Adult Student Moving Too Fast?
Brianna B., Arizona
I have a very challenging student and would like some ideas. This student is an adult. I guess partly why she is hard for me is that I am very new teacher. I have only been licensed since like September. She is definitely a challenge. She has never had lessons, but she seems really good to me. She plays for her church. I have now given her 4 lessons. I taught her 5 songs the first lessons, five the second, and the third we just reviewed. The fourth one I gave her 7 or 8 variations for the foundation 1 songs, and I gave her the first 2 Dreams arrangements.
I am not sure how fast to allow her to go. Do you think this is too fast? She is a really good student– she practices regularly the way I have requested and everything. I am not all the way through the arrangements 1 myself yet. And I am still struggling with Composition. I have finished Foundation 1 and am halfway through Foundation 2.
I knew her before starting lessons. I think she would be willing to wait on me to get a little further along if necessary.
Thanks in advance for any ideas.
Sheri R., California
I have a student that also has previous experience and learns quickly. However, because you are a new teacher you’ll definitely need to figure out how to stay at least a few steps ahead of her! That will be challenging!
She is obviously on the extreme side of the learning curve. If she is learning and retaining (that is key!) everything, then I wouldn’t worry. However, I imagine soon the pace will need to slow down–it can be
easier for an experienced student to learn level one more quickly than subsequent levels. And as you go through the levels come back frequently to the playlist–sometimes when someone learns so quickly, they are more prone to forgetting the earlier songs–so do lots of review.
I would encourage her to take the songs that she knows so far and start using them as templates of improvisation and/or composition. It’s great fun to take the foundation songs and change the rhythms and/or the order of the notes and is a good way to ease into improvisation.
Perhaps, to slow her down a bit to give you time to put some space between yourselves, have her write new lyrics to all the songs. Or have her try to play the songs in different keys by using her ear (since she doesn’t know about keys yet). (Like Dreams Variation but now have her place her hands on E, or F, or G, etc. That is not something I ask students to do at this level, but she will learn a lot in the process and it will slow her down too.)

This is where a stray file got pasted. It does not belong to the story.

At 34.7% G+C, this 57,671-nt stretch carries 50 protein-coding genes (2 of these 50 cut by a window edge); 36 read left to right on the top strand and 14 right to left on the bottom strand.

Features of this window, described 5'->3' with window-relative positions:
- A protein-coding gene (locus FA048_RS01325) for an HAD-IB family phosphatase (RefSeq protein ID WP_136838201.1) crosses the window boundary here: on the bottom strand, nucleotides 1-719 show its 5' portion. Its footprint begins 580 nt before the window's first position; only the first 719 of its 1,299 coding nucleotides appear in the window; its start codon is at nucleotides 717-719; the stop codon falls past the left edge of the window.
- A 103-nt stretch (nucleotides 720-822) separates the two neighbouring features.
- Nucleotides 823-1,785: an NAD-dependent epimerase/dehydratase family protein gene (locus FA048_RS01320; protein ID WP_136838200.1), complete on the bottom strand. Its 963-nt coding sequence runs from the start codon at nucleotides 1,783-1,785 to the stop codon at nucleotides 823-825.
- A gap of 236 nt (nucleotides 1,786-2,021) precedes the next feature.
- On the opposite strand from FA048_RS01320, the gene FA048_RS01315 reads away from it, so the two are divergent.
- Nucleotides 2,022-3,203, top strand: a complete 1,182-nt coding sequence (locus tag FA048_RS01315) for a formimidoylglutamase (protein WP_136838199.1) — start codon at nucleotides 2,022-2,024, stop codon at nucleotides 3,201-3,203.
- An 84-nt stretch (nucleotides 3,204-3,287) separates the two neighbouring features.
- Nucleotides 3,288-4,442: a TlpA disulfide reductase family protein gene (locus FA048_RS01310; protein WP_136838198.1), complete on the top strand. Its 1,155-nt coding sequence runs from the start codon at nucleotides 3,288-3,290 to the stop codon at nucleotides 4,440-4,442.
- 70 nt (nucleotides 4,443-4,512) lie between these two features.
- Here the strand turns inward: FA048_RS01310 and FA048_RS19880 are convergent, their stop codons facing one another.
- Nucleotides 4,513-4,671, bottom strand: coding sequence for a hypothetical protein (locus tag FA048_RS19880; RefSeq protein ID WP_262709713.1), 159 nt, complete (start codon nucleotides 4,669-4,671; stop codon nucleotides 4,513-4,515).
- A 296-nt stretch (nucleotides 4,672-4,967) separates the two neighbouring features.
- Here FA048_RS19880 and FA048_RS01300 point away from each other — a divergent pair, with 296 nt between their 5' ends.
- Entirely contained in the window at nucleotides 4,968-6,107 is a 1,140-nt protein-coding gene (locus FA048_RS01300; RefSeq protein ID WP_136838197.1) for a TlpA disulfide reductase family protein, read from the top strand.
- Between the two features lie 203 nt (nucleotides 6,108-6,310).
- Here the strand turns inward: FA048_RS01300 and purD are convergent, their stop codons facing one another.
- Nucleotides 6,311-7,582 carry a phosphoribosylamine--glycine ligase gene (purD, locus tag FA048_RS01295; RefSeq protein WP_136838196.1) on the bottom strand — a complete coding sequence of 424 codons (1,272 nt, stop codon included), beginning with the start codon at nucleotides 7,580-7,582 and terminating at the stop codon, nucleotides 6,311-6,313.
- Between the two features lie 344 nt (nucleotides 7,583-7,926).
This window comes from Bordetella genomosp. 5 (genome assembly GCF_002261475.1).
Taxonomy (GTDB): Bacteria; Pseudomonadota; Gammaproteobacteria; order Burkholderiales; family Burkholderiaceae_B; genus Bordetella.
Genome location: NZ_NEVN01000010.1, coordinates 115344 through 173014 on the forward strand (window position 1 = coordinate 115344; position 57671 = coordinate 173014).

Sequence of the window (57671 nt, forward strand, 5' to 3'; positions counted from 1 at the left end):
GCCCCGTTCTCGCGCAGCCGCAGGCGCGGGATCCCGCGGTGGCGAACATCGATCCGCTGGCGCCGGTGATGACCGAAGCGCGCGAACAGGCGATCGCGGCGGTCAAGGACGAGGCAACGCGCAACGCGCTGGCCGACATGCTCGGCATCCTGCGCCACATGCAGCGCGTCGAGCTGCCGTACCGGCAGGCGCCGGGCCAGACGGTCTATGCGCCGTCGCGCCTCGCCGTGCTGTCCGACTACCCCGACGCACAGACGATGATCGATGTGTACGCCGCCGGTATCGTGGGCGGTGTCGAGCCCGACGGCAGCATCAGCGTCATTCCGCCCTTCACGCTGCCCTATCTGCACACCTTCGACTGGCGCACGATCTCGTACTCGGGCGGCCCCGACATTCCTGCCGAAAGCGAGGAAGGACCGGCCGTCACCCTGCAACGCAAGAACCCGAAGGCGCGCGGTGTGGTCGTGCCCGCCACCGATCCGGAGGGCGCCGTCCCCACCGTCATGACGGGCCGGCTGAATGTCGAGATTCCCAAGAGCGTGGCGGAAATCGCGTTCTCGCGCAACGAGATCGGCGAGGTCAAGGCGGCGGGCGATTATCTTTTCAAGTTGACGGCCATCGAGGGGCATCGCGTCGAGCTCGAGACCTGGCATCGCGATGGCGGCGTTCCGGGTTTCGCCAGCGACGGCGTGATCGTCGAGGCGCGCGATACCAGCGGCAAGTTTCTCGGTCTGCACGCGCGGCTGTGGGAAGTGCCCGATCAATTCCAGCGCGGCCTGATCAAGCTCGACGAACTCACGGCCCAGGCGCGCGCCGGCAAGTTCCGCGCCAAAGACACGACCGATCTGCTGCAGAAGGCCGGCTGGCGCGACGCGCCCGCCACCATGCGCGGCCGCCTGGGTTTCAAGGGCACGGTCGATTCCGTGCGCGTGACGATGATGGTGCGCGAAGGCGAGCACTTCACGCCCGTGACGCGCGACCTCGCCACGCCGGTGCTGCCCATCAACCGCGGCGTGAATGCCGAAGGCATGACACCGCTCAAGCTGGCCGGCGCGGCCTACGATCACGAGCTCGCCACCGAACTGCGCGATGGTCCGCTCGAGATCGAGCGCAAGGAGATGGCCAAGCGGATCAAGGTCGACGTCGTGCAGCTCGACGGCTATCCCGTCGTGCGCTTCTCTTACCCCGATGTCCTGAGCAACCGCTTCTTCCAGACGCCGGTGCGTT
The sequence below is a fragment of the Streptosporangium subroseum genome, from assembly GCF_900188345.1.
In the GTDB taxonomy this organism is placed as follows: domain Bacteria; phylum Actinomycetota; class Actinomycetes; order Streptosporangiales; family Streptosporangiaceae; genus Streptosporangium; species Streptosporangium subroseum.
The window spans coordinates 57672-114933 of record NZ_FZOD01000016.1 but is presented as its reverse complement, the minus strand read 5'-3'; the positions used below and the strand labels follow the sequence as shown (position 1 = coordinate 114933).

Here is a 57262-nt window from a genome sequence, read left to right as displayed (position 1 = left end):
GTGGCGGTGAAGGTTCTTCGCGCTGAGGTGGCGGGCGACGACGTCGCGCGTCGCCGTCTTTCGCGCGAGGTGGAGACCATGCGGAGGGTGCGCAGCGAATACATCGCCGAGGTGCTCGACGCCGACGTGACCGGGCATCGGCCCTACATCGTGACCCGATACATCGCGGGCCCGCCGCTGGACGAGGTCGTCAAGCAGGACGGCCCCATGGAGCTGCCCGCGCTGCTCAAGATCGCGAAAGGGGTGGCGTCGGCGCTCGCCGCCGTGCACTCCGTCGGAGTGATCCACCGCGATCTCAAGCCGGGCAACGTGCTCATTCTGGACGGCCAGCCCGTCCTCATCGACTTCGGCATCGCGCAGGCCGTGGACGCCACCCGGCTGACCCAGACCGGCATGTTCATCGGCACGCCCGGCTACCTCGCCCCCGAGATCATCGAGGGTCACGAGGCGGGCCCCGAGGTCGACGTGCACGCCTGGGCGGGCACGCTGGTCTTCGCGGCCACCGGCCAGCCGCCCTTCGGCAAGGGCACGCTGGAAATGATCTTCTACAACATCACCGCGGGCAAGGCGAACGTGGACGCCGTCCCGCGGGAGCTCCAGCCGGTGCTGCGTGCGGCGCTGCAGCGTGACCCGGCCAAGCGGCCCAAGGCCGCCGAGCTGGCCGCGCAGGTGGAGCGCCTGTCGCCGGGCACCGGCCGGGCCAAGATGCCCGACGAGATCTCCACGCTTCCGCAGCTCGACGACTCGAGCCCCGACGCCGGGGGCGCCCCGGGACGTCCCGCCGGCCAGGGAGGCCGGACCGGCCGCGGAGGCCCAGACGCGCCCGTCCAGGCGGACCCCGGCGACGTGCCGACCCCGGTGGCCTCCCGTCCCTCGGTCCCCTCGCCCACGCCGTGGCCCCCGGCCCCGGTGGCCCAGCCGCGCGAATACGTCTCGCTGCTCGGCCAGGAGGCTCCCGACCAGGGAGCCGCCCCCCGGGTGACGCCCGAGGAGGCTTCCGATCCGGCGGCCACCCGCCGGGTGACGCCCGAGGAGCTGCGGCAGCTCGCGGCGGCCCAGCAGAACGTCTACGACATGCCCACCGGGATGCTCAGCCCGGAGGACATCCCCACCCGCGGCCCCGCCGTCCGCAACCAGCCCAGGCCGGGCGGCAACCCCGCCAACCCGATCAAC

You’ll want to be sure not to give her written instructions for the arrangements so she can get the full benefits of learning that way. I would be very surprised if she were able to remember all the variations you gave her if you gave them to her without written instruction. (It’s tempting to write the instructions but in the long run it is more beneficial not to–you can find the rationale for this on the intranet.) While teaching arrangements, also have her figure out the melodies to Honey and A. Grace, and then add the left hand for the complete song.
I would definitely start her in the Accompaniments Program right away. This will give her lots of great stuff for playing and composing.
I would also be sure at the lessons that she is able to reproduce the songs on the keypad, not just on the piano. This really shows whether she is developing a good relationship with the patterns which are crucial for later reading as well as memorizing.
Have fun with her!
Sharon B., AU
Some of the lessons I’ve found useful for students who pick up everything so fast:
- use Dreams Come True arrangement #3 as a composition exercise. The left hand stays the same and she makes up a new melody with the right hand..(can also be good for improvisation)
- introduce blues improv-working with the C blues scale, and the use of different rhythmic devices in the melody eg, repeating notes, playing octaves, playing short ‘stabbing’ notes occasionally, taking a 3 note phrase and copying the rhythm using three other notes in the scale. She can practice improv at home by putting on one of the blues cd’s- B’street blues,
- Jackson B’s and putting the cd on ‘repeat’.
- start the rhythm program
- get her to bring in what she plays in church and see if you can introduce a few new ideas for her (like varying the left hand)
Hope this may help.
Cindy B., Illinois
Is she also mastering her playlist, video and audio recording skills? She must watch and listen to all of the home materials if for no reason than to develop the habit and efficient use of these tools while it is still easy. I agree with Sheri when she says not to be writing extra notes or instructions – that’s a ‘shortcut’ that will destroy the process.
Be careful to avoid any hint of “making work”. If an adult student thinks you’re just ‘filling in’ the lesson to keep her busy, she’ll resent it, but if all the extra-foundational assignments have a purpose in her musical education, she’ll be glad to do them.
In the end, you can only teach her what you know – so do your best and rest with that.